Down 2-1 in the series and facing a 3-1 hole, Chicago's offense woke up and won Game 4 in OT.
By: Scott LaCascia
The Boston Bruins were getting a tongue bath from every media outlet in the country going into Game 4 on Wednesday night. They were the better defensive team, the more experienced team, the more physical team, and they had the better goalie. While some of those things might still be true, the Bruins missed a golden opportunity to put a stranglehold on this 2013 Stanley Cup Final. The Chicago Blackhawks spent four days from the end of Game 2 to the beginning of Game 4 hearing about their flaws and lack of mental and physical toughness. Marian Hossa pulled himself out of Game 3 Monday night with an "upper body injury" which drew criticism, and Patrick Kane and Jonathan Toews had yet to show up in the Final.
Before Game 4, Blackhawks coach Joel Quenneville put Kane and Toews on the same line for the first time this series and got immediate results. Chicago came out flying while the Bruins appeared sluggish. Brandon Sadd stole the puck from Tyler Seguin in the defensive zone and passed it to Michal Handzus who beat Rask to make it 1-0. The Bruins tied it on a Rich Peverley power play goal when defenceman Andrew Ference kept the puck in at the blue line, and Boston was lucky to be tied after one period with how poorly they played. Early in the second period, Toews dumped in a Michal Rozsival shot to put the Blackhawks ahead 2-1, and a few minutes later Chicago took their first two-goal lead of the series when Kane put in a rebound from Brian Bickell's shot that Rask saved, making it 3-1. The two teams were tied at 5-5 and heading to overtime for the third time in four games, with Marcus Kruger and Patrick Sharp scoring for Chicago and Milan Lucic, Patrice Bergeron (two), and Johnny Boychuck scoring for Boston.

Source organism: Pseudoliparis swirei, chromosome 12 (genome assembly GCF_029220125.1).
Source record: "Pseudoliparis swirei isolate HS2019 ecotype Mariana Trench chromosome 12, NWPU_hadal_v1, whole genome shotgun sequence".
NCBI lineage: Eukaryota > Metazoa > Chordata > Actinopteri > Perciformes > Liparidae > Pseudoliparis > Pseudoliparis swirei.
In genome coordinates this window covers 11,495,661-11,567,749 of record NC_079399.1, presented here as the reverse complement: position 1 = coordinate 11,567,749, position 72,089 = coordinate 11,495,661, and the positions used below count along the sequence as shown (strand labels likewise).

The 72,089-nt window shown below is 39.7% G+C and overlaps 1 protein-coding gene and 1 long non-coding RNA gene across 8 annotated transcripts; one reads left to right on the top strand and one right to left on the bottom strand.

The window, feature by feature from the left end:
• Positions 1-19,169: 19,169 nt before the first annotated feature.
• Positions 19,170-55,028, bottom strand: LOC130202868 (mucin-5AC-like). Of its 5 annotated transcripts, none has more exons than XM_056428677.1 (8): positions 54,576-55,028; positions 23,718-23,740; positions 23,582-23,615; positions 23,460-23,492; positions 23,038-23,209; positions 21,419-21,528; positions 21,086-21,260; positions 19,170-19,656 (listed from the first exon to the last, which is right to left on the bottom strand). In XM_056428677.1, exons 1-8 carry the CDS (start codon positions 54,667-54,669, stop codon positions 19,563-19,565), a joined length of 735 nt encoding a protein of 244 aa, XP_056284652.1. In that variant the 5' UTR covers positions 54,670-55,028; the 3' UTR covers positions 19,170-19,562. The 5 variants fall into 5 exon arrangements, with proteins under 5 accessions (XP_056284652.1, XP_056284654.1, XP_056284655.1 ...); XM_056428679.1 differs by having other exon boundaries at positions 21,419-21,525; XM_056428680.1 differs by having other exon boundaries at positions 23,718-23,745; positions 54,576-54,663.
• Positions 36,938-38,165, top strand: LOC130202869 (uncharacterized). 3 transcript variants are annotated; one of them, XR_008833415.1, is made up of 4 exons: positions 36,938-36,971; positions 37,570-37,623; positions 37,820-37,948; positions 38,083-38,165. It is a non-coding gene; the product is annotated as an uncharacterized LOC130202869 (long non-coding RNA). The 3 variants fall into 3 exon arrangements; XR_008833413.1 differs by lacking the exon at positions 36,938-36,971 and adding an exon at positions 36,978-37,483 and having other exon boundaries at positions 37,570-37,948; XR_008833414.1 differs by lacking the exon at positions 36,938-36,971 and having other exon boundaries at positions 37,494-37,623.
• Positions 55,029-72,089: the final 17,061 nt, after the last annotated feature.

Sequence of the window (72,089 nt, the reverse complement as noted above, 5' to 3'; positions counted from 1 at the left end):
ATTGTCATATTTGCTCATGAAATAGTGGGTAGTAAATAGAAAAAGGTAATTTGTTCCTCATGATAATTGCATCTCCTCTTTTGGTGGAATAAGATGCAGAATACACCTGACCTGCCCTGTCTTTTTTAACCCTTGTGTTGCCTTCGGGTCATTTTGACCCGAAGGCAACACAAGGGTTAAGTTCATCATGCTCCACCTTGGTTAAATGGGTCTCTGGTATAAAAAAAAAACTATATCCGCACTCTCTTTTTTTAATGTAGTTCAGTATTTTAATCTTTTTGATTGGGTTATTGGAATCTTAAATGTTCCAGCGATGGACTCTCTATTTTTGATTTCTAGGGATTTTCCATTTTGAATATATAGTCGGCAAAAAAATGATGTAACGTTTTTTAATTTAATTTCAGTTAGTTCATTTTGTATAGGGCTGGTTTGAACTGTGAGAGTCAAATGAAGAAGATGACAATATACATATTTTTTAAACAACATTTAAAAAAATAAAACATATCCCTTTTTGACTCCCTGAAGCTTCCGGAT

In the overtime session, a slap shot from Brent Seabrook beat Rask at 9:51, and the Blackhawks beat the Bruins 6-5 to set up a critical Game 5 on Saturday night. This series has been everything that we expected it to be, and then some. Only one game of the first four has ended in regulation and in the last game it turned from a defensive series into an offensive shootout. Both teams are becoming familiar with one another and figuring out how to beat each other. Chicago dominated the neutral zone Wednesday which led to Boston turnovers and odd man rushes which gave the Bruins problems. The Bruins put pressure on Crawford late in the fourth game and shot at Crawford's glove side and had success, which the Bruins will try to exploit in Game 5. Whoever wins Saturday night will win the Stanley Cup. As good and as evenly matched as both teams are, if one of them is up 3-2 in the series with two chances to close it out, you would have to like that team's chances.